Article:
Science is not completely objective and in a vacuum; it is filled with bias and socio-cultural perceptions, or as Reynolds said our “consensual reality.” It is not how the universe actually is, but how we describe it through out cultural symbols and languages. The word science itself is a socio-cultural creation. Who said it should be called science; who said that the scientific words we use should be that or why should we use Latin and Greek words for scientific terms? Those humans in power decide those things, not the natural laws. Science is not just observation of nature, but worlds we create through our symbolism and language, and we have used the access of the knowledge of science to create things that do not exist in the world naturally. We give meaning to it. And we do that with art, too. They are both bodies of knowledge and information that can be applied to our lives and used for various purposes.

Science can tell me what compounds a bowl is made of or what it looks like, but it cannot tell me its name or how it should be used, that is culture, that is art. Science can explain some things, it can break down the matter or how something works, but it is difficult for it to give a purpose or why. How does this apply to my life? What is the essence of this thing. That is often a mystery that we bridge with art and mysticism. People like a sense of a story, a sense of meaning; it is actually how our brain works, how it remembers. Stories provide a sense of grounding and connection.

But a lot of how we think about science and art comes from this Western view of rational thought and a desperate need for historical and scientific accuracy as well as physical evidence of everything. That thought pattern can lead to objectification, where everything becomes just a thing to be studied. As Roger Bonair-Agard tweeted, “[Western] Empiricism is a system for verification, not inherent in the nature of the matter being questioned.” Reynolds later tweeted about older cultures that combined religion and science and it was not until Enlightenment that that idea mostly changed. Humans have approached science in different ways, through art, through spirituality, etc. Our stories, our symbols, our languages are sciences of possibility, sciences of not as Sun Ra would describe in his myth-science. They do not exist in a physical, provable manner; they are worlds created through words, poetry, visual, music, etc. Art is not solely based on ideas of proof or absolute truth and accuracy. It is meant to give a sense of meaning to life, to understand human psyche. Science can do that in some ways, but sometimes it falls short in doing so too. Our societies have detached some of the awe, wonder, mystery, storytelling, and applicability to everyday life (like Einstein said) in separating science and art. Through the normalization of science as more important than art and not as a companion of it, it comes off as cold, as snobby; it does not speak to the soul. It is why some of the tweets from Rai Elise about science were troubling for me, like:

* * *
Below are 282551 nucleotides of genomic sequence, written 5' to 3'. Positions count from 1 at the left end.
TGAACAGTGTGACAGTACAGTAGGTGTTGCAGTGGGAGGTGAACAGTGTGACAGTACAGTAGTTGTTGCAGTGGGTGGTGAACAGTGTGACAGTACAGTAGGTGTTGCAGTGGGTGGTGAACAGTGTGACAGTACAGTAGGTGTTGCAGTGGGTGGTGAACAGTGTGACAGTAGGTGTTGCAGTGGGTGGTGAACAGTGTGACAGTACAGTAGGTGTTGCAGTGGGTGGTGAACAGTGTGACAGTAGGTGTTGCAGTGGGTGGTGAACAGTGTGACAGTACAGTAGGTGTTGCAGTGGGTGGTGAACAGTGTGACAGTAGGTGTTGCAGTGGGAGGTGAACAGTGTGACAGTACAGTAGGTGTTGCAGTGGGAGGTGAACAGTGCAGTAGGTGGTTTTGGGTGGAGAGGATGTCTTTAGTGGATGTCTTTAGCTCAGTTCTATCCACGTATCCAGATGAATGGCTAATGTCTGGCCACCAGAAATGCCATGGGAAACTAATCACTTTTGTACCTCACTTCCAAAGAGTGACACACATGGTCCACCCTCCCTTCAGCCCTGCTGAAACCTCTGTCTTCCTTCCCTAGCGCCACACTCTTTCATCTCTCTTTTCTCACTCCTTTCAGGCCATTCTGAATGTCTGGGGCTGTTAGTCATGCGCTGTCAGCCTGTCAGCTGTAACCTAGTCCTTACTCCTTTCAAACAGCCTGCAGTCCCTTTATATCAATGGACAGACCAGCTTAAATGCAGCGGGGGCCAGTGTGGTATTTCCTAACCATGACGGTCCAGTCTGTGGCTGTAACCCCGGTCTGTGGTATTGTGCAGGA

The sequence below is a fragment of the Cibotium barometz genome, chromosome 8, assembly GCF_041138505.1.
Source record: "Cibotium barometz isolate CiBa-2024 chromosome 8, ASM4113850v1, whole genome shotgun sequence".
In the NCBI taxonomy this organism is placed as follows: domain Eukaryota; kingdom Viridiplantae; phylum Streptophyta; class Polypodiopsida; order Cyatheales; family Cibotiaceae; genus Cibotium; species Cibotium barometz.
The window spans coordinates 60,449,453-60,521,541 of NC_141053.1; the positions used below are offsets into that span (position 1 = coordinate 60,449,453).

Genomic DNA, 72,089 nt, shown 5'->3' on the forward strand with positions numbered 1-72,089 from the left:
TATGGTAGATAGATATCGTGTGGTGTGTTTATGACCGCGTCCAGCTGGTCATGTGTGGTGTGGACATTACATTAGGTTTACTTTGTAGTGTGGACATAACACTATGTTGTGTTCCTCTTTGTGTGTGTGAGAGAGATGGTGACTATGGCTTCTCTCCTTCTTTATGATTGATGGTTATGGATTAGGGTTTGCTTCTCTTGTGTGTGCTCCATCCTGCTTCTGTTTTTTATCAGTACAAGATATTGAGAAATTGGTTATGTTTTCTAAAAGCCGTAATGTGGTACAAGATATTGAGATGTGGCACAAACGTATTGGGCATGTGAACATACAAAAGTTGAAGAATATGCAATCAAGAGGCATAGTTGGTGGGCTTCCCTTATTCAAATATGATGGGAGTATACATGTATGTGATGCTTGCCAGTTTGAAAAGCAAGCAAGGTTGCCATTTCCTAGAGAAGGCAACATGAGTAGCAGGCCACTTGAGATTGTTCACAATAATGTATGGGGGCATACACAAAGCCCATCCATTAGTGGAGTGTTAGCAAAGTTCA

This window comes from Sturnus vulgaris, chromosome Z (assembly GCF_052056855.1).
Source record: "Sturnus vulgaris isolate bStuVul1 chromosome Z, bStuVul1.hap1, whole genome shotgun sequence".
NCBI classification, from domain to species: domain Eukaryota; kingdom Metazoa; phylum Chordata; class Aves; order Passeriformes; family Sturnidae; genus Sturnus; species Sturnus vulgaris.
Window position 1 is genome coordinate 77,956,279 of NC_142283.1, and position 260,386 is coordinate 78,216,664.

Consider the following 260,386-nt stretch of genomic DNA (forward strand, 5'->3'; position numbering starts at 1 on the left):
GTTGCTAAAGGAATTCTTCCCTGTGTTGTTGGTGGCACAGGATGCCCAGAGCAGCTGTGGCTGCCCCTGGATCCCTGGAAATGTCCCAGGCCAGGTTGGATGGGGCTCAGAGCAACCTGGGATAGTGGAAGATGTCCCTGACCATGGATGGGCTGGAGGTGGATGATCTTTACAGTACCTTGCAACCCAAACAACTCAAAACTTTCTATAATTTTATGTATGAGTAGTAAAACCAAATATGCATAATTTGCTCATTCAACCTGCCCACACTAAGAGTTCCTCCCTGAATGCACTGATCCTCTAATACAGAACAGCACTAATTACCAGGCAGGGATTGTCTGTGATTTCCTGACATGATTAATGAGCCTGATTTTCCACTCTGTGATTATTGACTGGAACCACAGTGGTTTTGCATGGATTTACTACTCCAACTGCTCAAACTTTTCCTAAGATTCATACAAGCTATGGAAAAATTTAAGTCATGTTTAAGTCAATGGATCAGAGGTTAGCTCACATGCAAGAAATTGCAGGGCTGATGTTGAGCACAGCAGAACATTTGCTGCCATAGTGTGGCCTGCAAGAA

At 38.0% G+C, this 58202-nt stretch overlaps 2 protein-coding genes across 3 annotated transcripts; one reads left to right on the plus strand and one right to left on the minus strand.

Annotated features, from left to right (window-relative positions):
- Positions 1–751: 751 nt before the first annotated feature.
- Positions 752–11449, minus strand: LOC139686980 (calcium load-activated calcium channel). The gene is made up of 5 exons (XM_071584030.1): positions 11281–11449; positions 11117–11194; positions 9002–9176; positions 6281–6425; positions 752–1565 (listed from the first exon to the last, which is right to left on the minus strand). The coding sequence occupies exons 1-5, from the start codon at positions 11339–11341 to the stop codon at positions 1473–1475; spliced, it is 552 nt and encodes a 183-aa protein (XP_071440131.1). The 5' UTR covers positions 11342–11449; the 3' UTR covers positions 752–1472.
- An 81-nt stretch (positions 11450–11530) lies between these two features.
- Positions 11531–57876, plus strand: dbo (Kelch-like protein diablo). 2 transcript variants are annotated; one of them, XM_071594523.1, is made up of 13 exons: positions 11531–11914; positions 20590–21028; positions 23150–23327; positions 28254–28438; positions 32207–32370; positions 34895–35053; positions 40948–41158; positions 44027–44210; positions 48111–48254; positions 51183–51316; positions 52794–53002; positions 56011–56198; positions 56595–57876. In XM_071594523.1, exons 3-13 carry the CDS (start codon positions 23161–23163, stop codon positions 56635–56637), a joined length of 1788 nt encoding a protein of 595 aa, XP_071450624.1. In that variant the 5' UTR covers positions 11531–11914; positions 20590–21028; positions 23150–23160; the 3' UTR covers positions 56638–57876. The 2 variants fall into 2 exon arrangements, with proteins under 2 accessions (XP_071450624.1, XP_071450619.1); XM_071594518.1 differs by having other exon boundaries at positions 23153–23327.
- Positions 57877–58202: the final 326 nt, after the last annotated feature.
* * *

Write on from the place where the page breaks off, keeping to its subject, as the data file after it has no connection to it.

“It teaches us more about the world around us than pseudoscience ever could.” (disparaging astrology)

“I didn’t say arts are unimportant just not good sources of information on how the world works. Science is better for that.”

“But imagination and subjective reality do not enhance our understanding of objective reality. Science has… As flawed as it is”

Science is shaped by our socio-cultural perceptions and imaginations. We can observe how the universe works, but the knowledge does not determine how we use it; our societies and cultures do. In of itself because it is amoral, it does not determine how to ethically and healthily apply it to our lives; culture does that. We as humans shape that knowledge. As Rasheedah Phillips of Afrofuturist Affair puts it, “science is fiction” and maybe we should start seeing it more as that or putting the two worlds together (Examples: Nettrice Gaskin and Scientific American on STEAM, Ron Eglash’s African Fractals, Teaching science through rap).